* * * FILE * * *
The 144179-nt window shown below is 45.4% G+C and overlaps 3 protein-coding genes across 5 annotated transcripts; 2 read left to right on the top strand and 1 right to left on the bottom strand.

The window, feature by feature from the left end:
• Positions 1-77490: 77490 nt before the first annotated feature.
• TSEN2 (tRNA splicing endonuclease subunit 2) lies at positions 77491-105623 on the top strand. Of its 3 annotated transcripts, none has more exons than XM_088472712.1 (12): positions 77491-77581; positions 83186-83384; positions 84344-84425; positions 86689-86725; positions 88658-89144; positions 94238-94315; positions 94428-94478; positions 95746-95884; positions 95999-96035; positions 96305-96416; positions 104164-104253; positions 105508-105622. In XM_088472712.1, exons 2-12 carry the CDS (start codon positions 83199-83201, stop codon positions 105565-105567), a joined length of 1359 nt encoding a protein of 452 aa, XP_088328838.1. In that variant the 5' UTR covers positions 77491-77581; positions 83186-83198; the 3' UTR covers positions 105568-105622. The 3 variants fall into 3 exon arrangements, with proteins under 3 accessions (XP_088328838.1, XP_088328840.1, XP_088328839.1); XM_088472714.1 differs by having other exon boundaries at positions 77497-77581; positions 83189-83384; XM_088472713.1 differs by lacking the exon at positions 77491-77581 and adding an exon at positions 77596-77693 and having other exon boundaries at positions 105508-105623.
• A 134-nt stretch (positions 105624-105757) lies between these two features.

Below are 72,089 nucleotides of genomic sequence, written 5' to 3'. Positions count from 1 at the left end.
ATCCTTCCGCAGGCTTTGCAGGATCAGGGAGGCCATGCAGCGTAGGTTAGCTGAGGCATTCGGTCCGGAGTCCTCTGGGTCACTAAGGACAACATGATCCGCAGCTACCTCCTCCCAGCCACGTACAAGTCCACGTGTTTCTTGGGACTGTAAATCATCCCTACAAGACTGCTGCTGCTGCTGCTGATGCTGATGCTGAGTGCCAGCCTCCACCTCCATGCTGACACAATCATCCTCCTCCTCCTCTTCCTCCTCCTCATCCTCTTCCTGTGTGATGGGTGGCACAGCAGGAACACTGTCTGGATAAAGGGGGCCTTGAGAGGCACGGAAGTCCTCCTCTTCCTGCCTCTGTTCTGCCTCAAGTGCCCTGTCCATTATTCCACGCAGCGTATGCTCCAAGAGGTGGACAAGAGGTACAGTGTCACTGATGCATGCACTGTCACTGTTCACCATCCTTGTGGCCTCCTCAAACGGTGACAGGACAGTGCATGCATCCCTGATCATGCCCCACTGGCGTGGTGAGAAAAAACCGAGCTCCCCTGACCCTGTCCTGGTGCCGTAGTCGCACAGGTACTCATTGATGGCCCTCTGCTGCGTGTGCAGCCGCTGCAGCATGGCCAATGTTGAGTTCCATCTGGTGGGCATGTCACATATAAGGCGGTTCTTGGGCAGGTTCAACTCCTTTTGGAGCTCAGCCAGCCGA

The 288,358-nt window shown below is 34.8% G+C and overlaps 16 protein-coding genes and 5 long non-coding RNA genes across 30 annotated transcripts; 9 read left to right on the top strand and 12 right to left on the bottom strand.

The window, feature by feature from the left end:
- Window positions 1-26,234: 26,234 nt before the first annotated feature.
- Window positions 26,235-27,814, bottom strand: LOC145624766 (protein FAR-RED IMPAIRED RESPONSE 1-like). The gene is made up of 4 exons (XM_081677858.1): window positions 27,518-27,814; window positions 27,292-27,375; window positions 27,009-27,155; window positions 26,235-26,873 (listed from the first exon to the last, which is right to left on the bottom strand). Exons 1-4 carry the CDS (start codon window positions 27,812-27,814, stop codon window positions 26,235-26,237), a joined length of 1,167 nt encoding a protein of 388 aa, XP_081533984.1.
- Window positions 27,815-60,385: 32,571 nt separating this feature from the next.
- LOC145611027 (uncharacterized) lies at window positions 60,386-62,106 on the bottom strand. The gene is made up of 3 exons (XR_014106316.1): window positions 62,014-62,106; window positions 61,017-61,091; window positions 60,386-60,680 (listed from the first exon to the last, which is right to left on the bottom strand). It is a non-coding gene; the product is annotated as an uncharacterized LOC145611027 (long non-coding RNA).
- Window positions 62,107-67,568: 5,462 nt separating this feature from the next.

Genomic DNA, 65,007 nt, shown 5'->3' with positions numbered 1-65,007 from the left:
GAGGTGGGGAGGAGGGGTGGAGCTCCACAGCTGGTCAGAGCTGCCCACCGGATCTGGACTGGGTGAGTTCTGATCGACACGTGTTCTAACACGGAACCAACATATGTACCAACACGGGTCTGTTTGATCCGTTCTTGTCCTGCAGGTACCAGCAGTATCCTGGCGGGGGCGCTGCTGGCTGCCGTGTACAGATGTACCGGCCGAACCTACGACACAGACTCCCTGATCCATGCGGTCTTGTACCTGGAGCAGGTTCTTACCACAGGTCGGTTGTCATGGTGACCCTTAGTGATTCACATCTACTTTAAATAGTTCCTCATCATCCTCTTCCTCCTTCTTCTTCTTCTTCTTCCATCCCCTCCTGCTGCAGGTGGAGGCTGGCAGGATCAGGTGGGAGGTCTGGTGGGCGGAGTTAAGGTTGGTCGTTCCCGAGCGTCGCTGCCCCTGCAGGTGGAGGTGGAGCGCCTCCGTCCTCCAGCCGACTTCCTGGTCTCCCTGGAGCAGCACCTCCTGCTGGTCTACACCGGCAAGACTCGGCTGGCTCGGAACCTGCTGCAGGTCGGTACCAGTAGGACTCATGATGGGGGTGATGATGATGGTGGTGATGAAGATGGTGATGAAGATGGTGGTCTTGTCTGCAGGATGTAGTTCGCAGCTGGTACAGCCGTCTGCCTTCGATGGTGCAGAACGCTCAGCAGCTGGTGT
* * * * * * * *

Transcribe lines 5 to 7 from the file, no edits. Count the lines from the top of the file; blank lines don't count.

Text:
• A 134-nt stretch (positions 105624-105757) lies between these two features.

Below are 72,089 nucleotides of genomic sequence, written 5' to 3'. Positions count from 1 at the left end.
ATCCTTCCGCAGGCTTTGCAGGATCAGGGAGGCCATGCAGCGTAGGTTAGCTGAGGCATTCGGTCCGGAGTCCTCTGGGTCACTAAGGACAACATGATCCGCAGCTACCTCCTCCCAGCCACGTACAAGTCCACGTGTTTCTTGGGACTGTAAATCATCCCTACAAGACTGCTGCTGCTGCTGCTGATGCTGATGCTGAGTGCCAGCCTCCACCTCCATGCTGACACAATCATCCTCCTCCTCCTCTTCCTCCTCCTCATCCTCTTCCTGTGTGATGGGTGGCACAGCAGGAACACTGTCTGGATAAAGGGGGCCTTGAGAGGCACGGAAGTCCTCCTCTTCCTGCCTCTGTTCTGCCTCAAGTGCCCTGTCCATTATTCCACGCAGCGTATGCTCCAAGAGGTGGACAAGAGGTACAGTGTCACTGATGCATGCACTGTCACTGTTCACCATCCTTGTGGCCTCCTCAAACGGTGACAGGACAGTGCATGCATCCCTGATCATGCCCCACTGGCGTGGTGAGAAAAAACCGAGCTCCCCTGACCCTGTCCTGGTGCCGTAGTCGCACAGGTACTCATTGATGGCCCTCTGCTGCGTGTGCAGCCGCTGCAGCATGGCCAATGTTGAGTTCCATCTGGTGGGCATGTCACATATAAGGCGGTTCTTGGGCAGGTTCAACTCCTTTTGGAGCTCAGCCAGCCGA